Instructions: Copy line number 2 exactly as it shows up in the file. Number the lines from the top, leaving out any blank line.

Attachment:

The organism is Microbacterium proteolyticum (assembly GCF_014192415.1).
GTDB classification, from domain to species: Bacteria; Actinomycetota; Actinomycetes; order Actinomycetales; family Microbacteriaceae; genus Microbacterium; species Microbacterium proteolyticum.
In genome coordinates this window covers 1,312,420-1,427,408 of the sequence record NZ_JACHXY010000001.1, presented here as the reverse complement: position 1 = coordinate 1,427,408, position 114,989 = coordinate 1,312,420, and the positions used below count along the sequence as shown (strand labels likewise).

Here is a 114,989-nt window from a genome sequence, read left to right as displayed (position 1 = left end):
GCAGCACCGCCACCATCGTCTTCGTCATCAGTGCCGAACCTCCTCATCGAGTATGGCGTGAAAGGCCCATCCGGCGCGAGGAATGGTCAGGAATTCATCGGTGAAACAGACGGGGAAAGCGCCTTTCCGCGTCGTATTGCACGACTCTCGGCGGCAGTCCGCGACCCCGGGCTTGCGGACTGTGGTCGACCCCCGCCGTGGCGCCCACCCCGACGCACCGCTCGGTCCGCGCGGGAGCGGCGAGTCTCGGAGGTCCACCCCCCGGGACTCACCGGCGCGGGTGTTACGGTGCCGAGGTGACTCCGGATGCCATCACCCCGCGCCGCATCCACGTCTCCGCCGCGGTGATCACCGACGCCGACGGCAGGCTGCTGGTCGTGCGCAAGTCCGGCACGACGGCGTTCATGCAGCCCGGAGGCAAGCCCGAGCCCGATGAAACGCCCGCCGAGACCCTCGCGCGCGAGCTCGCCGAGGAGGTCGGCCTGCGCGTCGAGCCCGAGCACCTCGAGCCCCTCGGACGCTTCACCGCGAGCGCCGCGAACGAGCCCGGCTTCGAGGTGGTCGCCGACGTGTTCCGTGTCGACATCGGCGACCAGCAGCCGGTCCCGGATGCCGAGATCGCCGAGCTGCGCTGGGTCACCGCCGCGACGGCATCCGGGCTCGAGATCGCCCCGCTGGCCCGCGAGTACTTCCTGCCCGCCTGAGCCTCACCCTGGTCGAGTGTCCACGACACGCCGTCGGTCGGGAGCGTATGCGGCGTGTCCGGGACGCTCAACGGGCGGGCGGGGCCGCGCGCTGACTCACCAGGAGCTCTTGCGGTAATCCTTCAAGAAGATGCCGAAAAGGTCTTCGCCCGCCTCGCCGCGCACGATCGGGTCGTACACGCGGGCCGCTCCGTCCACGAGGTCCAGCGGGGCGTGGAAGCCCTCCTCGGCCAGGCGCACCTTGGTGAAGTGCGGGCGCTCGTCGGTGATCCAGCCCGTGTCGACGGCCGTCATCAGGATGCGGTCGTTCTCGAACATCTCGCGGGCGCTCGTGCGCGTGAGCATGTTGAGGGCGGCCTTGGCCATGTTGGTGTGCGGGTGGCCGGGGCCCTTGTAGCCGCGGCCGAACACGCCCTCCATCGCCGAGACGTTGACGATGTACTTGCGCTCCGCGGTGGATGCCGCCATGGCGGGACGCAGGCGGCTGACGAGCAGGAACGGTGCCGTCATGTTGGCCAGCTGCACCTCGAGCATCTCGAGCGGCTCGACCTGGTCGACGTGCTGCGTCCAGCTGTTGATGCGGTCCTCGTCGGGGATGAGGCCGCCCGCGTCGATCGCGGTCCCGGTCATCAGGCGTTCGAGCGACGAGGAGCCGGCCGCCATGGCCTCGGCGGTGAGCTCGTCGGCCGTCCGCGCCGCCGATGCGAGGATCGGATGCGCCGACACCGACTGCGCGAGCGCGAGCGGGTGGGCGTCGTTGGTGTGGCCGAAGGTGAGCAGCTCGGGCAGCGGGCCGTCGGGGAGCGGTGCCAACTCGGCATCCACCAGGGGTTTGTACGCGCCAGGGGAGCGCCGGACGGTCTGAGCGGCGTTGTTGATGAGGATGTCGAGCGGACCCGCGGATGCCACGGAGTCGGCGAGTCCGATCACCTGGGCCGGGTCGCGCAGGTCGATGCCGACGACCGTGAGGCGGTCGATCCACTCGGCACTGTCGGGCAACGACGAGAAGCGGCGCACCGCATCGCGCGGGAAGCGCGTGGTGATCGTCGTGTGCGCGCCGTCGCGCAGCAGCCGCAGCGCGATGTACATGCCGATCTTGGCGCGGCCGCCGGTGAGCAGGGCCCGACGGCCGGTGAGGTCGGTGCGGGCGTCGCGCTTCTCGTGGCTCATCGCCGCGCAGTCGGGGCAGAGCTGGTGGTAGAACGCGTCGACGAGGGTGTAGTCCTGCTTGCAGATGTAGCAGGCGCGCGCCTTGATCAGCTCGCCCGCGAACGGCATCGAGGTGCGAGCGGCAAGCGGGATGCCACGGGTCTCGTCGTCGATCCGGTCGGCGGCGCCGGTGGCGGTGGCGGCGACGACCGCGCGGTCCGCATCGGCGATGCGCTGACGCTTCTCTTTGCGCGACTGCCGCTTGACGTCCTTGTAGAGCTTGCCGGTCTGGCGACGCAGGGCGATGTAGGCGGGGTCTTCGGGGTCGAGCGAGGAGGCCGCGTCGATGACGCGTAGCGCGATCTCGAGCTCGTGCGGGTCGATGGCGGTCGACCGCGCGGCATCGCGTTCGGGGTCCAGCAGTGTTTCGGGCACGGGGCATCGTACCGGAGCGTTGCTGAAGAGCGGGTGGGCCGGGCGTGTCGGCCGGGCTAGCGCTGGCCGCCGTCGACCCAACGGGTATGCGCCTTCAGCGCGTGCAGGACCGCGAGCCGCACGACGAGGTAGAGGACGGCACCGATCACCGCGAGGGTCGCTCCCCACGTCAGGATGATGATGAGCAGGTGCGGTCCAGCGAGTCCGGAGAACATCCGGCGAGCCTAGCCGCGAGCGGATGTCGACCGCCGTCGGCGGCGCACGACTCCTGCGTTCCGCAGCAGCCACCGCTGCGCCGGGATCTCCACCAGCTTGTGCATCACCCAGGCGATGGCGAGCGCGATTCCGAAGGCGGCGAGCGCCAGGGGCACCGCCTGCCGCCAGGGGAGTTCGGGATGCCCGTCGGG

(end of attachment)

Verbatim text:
GTDB classification, from domain to species: Bacteria; Actinomycetota; Actinomycetes; order Actinomycetales; family Microbacteriaceae; genus Microbacterium; species Microbacterium proteolyticum.